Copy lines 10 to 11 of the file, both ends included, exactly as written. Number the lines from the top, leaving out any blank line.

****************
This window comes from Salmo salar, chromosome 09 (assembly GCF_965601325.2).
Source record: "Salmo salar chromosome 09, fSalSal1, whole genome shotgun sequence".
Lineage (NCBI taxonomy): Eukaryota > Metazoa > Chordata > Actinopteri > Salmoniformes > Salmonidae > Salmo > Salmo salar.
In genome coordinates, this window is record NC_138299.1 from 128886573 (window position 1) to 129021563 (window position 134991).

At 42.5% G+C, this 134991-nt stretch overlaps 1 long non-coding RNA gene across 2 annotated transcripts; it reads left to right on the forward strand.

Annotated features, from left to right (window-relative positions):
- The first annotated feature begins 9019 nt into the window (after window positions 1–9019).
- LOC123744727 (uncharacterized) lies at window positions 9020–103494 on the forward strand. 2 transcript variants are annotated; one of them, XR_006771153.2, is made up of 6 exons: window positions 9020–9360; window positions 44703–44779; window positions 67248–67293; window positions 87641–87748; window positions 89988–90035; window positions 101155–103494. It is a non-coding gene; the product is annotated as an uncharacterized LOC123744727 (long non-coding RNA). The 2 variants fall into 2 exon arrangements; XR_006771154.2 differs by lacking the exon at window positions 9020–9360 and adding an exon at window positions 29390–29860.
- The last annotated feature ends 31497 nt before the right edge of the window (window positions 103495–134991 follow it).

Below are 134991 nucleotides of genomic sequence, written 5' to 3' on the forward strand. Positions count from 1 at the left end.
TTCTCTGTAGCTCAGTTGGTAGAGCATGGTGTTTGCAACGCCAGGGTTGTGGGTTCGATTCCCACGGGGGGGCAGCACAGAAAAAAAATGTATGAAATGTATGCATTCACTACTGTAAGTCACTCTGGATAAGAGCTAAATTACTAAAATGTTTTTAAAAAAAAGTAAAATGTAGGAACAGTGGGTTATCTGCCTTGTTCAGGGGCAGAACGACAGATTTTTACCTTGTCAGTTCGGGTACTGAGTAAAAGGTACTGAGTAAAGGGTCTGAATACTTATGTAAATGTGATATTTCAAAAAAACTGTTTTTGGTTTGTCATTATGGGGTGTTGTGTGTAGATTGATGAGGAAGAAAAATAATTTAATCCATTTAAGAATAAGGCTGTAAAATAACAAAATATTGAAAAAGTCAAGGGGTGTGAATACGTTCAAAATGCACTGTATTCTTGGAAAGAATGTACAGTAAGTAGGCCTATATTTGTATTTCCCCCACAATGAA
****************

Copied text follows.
Below are 134991 nucleotides of genomic sequence, written 5' to 3' on the forward strand. Positions count from 1 at the left end.
TTCTCTGTAGCTCAGTTGGTAGAGCATGGTGTTTGCAACGCCAGGGTTGTGGGTTCGATTCCCACGGGGGGGCAGCACAGAAAAAAAATGTATGAAATGTATGCATTCACTACTGTAAGTCACTCTGGATAAGAGCTAAATTACTAAAATGTTTTTAAAAAAAAGTAAAATGTAGGAACAGTGGGTTATCTGCCTTGTTCAGGGGCAGAACGACAGATTTTTACCTTGTCAGTTCGGGTACTGAGTAAAAGGTACTGAGTAAAGGGTCTGAATACTTATGTAAATGTGATATTTCAAAAAAACTGTTTTTGGTTTGTCATTATGGGGTGTTGTGTGTAGATTGATGAGGAAGAAAAATAATTTAATCCATTTAAGAATAAGGCTGTAAAATAACAAAATATTGAAAAAGTCAAGGGGTGTGAATACGTTCAAAATGCACTGTATTCTTGGAAAGAATGTACAGTAAGTAGGCCTATATTTGTATTTCCCCCACAATGAA